Senior Lecturer and Former Olympic Qualifier Publishes First Book

By Laila Rashid, CHASS Dean’s Office Student Intern
March 16, 2015

Christine Duvergé has been teaching French language, literature, and culture courses at UCR since 2000. Born in the country of Mauritius, a Francophone island nation off of the southeast coast of Africa, she came to the US when she was 18 and attended Michigan State University on a track and field scholarship. After majoring in French in undergrad, she made the difficult decision to forgo participating in the Olympics and pursue a career in academia instead. “I wanted to pursue something that I would be able to do forever, and literature gave me the fulfillment I needed,” she said.

Duvergé earned her masters in French at Michigan State and her Ph.D. in French at University of Arizona. Between 2010 and 2012, she took creative writing classes at UCR, which put her in touch with respected professors such as Chris Abani, Goldberry Long, and Susan Straight. “They all helped me understand how to craft a novel, but I realized writing in English was not for me,” she said.

Her first novel, titled Camp Agonie, was published in October 2014. Dr. Heidi Brevik-Zender, associate professor of French and comparative literature and director of the French program at UCR, describes Duvergé’s debut novel as a “compelling story of a young woman's early struggles against poverty and domestic violence and the ways in which her past haunts her as an adult trying to escape from early traumas.” The novel, written in French, is set in both Duvergé’s home country of Mauritius, and in present-day California. It explores themes of jealousy, forgiveness, love, choices, family, and generations.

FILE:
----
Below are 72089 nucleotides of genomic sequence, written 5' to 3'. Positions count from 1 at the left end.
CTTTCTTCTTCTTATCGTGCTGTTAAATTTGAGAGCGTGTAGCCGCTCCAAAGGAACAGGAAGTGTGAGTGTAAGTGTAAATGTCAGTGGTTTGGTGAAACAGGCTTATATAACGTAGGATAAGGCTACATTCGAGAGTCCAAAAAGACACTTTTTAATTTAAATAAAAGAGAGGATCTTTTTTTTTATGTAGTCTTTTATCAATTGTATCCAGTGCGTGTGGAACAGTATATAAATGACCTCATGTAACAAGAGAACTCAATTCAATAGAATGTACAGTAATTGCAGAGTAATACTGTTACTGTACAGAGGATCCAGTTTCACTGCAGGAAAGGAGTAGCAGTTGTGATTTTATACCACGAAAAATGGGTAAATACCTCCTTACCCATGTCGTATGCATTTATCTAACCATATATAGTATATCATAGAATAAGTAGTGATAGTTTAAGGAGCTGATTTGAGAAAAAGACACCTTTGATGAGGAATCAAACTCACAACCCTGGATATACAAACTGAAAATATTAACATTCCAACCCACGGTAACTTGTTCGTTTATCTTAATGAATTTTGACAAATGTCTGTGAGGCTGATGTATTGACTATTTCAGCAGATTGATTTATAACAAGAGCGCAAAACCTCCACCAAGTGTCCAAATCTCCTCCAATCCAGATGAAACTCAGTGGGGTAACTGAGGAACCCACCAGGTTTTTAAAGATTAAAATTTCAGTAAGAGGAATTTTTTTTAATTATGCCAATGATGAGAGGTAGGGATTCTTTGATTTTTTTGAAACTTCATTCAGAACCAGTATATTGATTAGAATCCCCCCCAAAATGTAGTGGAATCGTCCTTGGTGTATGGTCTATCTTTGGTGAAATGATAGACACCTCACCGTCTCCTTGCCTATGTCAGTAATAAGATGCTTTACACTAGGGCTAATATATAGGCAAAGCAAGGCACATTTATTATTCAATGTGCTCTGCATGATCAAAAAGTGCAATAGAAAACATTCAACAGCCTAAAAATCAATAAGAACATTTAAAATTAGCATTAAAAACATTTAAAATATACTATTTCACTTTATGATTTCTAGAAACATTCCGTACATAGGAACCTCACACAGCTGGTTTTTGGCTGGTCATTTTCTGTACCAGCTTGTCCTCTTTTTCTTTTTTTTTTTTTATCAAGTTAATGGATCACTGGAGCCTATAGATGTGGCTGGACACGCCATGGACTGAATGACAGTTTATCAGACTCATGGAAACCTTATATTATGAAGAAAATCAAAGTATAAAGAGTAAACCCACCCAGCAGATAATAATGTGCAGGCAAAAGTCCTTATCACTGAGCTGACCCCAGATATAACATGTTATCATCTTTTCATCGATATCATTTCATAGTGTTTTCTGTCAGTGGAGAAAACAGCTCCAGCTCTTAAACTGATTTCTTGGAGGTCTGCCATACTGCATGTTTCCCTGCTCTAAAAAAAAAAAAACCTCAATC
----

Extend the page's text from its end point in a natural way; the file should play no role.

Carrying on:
The story was originally written in English between 2011 and 2012, until Duvergé decided to translate it into French in the summer of 2013. That fall she submitted the manuscript to publishing houses in Mauritius and found it published a year later. Duvergé recently finished a second manuscript, which is currently in the editing process. Since last fall, she has been writing autobiographical essays by looking at her past in segments with one question she aims to ask or answer in each one. Her next novel, L’Aube d’Ariane, tells the story of a woman in search of her origins after she attempted suicide, and will be out this fall.

When asked about the importance of Duvergé and her work to UCR, Brevik-Zender stated, “she is deeply dedicated to her students and devotes herself to helping them not only in their studies of French but also in their intellectual and personal development inside and outside the classroom. Among other things she brings to CHASS and UCR a global perspective, specifically her first-hand knowledge of the concerns of Mauritius, a country often underrepresented even in Francophone studies and one that takes center stage in Camp Agonie.”

In July, Duvergé will be returning to Mauritius for the first time in eight years, and looks forward to seeing her family and having the opportunity to talk about her work concretely in the community.


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